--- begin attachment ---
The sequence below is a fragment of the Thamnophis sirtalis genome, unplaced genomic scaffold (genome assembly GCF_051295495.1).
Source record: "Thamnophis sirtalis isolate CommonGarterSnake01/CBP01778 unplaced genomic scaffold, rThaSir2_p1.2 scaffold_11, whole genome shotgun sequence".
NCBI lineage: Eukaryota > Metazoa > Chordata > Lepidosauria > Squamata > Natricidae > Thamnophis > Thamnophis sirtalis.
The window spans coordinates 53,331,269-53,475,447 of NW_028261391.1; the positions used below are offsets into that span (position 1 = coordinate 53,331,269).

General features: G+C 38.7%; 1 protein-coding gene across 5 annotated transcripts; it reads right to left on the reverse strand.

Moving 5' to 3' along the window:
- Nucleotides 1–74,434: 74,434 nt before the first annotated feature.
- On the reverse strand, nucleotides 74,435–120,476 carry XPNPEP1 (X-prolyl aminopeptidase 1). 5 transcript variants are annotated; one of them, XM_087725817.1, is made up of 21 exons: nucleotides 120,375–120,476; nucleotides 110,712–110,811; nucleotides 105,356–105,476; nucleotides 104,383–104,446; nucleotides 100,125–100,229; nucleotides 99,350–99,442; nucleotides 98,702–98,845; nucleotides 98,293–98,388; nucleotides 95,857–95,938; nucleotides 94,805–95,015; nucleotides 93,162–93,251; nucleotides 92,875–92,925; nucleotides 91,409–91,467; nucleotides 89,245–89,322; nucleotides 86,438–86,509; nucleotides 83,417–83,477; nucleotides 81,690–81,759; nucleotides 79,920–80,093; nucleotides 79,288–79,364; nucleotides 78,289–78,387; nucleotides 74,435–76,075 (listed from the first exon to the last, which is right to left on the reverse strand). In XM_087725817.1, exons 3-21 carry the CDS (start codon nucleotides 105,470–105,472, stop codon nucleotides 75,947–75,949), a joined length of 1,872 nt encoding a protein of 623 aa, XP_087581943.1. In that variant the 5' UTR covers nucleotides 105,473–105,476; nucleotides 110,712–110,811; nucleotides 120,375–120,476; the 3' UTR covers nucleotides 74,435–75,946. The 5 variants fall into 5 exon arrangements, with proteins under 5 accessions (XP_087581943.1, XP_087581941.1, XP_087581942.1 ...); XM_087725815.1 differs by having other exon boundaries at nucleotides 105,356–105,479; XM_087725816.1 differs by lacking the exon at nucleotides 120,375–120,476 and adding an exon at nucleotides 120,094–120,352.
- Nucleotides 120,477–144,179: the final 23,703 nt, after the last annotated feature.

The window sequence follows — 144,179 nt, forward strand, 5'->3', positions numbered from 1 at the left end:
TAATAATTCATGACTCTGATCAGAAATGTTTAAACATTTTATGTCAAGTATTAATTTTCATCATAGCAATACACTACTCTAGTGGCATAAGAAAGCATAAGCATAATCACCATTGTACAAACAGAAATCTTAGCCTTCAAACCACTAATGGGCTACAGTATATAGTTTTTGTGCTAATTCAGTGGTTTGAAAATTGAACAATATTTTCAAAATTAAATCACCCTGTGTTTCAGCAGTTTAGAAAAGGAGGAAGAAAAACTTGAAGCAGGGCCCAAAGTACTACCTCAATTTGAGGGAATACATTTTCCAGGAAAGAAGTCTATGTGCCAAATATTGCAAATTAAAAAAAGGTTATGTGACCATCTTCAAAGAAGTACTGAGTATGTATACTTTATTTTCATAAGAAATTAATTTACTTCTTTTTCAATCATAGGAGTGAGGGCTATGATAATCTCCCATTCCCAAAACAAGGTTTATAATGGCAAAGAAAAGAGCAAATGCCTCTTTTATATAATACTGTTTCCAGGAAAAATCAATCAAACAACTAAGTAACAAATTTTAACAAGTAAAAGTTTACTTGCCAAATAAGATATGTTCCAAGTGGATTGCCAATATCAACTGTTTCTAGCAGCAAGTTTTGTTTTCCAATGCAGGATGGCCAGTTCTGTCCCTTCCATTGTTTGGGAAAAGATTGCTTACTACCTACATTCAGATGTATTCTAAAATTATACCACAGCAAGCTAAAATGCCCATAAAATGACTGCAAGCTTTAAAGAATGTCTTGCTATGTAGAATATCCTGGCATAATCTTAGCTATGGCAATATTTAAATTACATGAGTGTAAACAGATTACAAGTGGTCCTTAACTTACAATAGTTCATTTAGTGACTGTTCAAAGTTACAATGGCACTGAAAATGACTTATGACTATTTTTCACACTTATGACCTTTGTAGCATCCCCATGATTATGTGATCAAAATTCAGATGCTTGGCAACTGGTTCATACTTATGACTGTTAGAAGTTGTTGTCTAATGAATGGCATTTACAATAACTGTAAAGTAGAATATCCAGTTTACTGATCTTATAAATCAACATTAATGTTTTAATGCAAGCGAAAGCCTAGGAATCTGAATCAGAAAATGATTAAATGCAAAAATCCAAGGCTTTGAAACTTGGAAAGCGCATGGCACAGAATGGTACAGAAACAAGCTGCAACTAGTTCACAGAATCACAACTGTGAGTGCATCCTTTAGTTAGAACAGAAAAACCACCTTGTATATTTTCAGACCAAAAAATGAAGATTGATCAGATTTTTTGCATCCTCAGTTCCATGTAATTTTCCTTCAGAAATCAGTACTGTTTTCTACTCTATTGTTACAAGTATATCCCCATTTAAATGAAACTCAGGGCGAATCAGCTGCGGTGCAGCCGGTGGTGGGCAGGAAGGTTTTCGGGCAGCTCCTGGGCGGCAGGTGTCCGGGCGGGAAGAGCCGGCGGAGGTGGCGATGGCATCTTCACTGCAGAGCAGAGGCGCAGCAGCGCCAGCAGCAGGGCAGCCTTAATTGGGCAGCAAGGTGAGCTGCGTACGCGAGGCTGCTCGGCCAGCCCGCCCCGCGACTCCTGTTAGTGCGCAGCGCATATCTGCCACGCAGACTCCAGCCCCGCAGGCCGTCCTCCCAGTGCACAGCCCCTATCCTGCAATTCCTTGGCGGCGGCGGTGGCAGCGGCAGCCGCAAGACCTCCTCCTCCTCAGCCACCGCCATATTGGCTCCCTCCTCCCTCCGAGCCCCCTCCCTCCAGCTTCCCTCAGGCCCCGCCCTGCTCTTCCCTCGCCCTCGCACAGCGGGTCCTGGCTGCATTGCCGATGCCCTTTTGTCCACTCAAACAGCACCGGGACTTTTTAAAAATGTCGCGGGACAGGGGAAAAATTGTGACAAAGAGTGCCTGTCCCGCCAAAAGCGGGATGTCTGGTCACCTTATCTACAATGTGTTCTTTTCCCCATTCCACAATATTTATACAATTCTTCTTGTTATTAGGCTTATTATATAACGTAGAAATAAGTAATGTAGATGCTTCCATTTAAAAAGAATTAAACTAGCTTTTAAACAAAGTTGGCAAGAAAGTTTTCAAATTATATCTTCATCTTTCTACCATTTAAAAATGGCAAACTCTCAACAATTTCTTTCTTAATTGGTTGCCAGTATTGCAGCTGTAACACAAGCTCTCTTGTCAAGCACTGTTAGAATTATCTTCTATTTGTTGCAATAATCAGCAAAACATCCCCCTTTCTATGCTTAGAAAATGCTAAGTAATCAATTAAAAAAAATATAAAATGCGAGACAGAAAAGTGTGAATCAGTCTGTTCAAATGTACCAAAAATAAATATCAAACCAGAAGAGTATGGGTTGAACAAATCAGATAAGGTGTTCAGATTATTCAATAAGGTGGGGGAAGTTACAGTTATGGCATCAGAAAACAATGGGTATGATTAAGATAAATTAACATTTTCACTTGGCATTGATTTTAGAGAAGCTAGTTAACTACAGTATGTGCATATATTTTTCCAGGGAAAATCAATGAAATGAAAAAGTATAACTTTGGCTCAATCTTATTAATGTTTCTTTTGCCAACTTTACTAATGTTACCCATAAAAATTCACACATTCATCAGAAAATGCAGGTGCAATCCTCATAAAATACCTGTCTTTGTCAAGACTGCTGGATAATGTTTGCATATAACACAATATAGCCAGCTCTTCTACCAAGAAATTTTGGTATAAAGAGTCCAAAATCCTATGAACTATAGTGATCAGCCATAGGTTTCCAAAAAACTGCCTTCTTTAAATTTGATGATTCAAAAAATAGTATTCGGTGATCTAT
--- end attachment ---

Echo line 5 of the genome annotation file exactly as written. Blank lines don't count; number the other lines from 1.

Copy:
General features: G+C 38.7%; 1 protein-coding gene across 5 annotated transcripts; it reads right to left on the reverse strand.